Love, Sex and Mushrooms :Adventures of a Woman in Science is an inspiring memoir of scientific and human love stories. Author Cardy Raper discovers her passion for science while studying volcanoes at the age of eight. She meets disappointment early in college where science is taught as facts to be memorized. Cardy transfers to a contrasting university and falls in love with her employer and scientific mentor Red Raper. Readers follow their marriage and family throughout the book with one life-changing interruption: Red’s premature death. While devastating at the time, Cardy slowly recasts this robbing misfortune into incentive to make it on her own in the male-dominated world of scientific research—a feat she might never have achieved had Red lived on.
In meeting Red, Cardy simultaneously falls in love with research on fungi. Even before Red’s death, preparation for her solo career began. As Red’s reputation grew, his role as teacher and administrator expanded leaving Cardy to carry out the laboratory research.
Through flashbacks, readers experience the challenges of a mother raising a son and daughter amid two adults’ advancing careers when women working outside the home were not only rare but also taboo. Her courage and persistence are rewarded: Cardy Raper becomes a world-renowned scientist for whom a recent testimonial dinner drew researchers from all over the world.
Love, Sex and Mushrooms delivers a bonus. Readers discover something not well understood by nonscientists: how scientific knowledge is developed. This book conveys how scientists devise experiments to advance understanding about the myriad ways fungi accomplish sexual union. Cardy and Red Raper share a decades-long body of research, first on hormones governing courtship between male and female in a water mold, then on a mushroom-bearing fungus with over 20,000 sexes.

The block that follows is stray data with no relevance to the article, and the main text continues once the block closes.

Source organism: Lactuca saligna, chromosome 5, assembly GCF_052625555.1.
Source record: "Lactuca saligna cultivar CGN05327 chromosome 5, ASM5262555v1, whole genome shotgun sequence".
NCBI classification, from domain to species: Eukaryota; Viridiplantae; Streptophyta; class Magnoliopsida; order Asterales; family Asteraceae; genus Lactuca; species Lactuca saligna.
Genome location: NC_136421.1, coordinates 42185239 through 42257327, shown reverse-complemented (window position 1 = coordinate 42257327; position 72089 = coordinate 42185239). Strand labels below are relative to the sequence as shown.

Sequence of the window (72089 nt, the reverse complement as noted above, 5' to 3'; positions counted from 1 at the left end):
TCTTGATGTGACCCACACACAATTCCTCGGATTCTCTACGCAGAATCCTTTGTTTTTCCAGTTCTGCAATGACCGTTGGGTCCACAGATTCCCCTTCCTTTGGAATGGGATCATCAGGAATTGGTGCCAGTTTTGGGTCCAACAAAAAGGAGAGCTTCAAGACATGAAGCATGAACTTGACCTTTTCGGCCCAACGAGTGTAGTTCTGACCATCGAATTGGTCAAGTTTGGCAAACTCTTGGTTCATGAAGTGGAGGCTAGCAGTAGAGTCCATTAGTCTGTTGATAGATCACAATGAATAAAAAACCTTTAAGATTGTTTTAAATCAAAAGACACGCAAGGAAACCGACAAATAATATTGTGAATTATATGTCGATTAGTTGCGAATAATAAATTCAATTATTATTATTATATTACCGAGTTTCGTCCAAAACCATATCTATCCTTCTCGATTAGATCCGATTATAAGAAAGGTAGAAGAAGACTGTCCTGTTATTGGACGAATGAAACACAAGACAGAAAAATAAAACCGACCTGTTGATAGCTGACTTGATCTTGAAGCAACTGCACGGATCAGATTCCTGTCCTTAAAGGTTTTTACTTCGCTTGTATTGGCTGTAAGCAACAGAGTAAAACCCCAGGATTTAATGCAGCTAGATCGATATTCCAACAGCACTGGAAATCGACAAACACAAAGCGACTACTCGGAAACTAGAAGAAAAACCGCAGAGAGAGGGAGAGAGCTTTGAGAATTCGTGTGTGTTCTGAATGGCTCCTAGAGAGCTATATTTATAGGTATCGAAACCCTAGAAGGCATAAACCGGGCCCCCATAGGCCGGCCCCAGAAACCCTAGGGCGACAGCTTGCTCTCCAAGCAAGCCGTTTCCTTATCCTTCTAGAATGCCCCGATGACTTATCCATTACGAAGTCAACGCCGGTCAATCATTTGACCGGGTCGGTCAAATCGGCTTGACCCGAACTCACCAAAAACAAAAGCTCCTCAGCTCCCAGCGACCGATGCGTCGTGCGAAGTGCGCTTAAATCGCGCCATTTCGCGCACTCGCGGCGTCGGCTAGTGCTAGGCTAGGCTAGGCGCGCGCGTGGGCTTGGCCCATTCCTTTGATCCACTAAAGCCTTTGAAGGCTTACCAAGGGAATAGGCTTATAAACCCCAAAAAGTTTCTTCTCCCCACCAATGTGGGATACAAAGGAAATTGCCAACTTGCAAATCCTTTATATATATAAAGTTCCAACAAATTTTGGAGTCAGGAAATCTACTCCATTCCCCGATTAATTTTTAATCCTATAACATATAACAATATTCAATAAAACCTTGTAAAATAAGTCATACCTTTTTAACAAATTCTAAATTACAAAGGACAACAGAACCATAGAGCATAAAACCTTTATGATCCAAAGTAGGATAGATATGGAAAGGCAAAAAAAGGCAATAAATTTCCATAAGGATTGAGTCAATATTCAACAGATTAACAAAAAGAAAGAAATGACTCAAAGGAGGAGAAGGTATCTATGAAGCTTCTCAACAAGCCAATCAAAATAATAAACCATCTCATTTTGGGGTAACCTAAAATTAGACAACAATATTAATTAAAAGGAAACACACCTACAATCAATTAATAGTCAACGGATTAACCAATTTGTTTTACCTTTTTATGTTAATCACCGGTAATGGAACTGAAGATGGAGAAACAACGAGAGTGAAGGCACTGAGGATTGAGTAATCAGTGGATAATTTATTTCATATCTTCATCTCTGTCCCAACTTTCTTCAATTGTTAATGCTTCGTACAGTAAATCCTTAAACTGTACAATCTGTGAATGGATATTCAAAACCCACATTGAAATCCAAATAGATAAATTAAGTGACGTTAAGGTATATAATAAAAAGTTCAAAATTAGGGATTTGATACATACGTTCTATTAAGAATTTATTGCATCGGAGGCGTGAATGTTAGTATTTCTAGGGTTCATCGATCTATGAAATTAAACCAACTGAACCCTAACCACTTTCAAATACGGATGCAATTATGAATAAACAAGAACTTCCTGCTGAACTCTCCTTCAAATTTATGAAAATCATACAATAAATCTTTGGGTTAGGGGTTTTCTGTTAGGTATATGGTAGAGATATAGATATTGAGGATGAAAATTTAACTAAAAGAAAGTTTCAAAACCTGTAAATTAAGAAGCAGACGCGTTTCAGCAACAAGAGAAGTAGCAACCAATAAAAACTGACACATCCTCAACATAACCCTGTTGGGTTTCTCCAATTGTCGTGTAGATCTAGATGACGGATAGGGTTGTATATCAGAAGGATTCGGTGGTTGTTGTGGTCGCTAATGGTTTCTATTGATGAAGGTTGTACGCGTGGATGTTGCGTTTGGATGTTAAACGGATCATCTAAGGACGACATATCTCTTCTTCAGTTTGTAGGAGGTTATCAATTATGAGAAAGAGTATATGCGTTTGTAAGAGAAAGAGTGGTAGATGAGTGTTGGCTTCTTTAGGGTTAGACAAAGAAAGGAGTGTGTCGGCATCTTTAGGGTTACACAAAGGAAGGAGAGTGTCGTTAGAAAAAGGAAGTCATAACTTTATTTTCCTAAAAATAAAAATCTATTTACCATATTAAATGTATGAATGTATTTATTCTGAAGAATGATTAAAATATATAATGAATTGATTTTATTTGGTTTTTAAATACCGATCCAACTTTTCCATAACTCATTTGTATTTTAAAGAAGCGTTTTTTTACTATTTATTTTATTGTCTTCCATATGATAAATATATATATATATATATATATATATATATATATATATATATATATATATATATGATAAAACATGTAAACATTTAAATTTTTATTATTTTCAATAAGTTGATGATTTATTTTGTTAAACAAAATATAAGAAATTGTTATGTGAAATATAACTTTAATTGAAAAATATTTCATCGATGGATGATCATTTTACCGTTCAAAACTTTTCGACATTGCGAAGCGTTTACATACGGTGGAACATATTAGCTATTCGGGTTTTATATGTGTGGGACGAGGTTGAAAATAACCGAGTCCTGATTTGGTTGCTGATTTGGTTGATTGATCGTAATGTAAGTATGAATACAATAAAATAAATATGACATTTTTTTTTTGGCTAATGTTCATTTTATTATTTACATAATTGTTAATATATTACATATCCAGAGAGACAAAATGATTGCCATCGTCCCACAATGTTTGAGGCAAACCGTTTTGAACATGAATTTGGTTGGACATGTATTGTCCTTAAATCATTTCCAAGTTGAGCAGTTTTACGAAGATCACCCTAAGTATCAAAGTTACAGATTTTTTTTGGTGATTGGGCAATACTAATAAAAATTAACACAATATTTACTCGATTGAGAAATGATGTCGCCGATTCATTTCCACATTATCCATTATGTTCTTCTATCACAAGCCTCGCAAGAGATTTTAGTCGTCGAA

Their findings lead to the astonishing revelation that molecules regulating mating and sexuality in fungi bear strong resemblance to molecules regulating development and sensory responses in many other organisms from flies, fish, and worms to mice, rats, and humans. This memoir describes not only the triumphs and dead ends of that research but also the difficulties of one woman’s efforts to carry on alone as an independent scientist. Cardy Raper ultimately surpasses her husband’s legacy.
The author’s life in academia from Syracuse University, the University of Chicago, Harvard University, Wellesley College, and finally the University of Vermont spans over half a century moving from classical genetic studies to the molecular age. The account illustrates how each morsel of knowledge leads the way to further research and how key discoveries, such as the structure of the molecule of inheritance by Watson, Crick, and Franklin, release a watershed of investigative tools and scientific insights never before possible. This memoir also champions the relevance of curiosity-driven research to the understanding of fundamental biological principles, many of which are clearly applicable to humans.
The book is intended for lay readers, including scientists who are unfamiliar with fungi. Scientific jargon is avoided whenever possible. Photographs, illustrations, and a glossary enhance the text. The personal story woven into this memoir includes in-depth descriptions of associates—from lab techs to Nobel Laureates—who sustained the author’s passion for her academic life in science.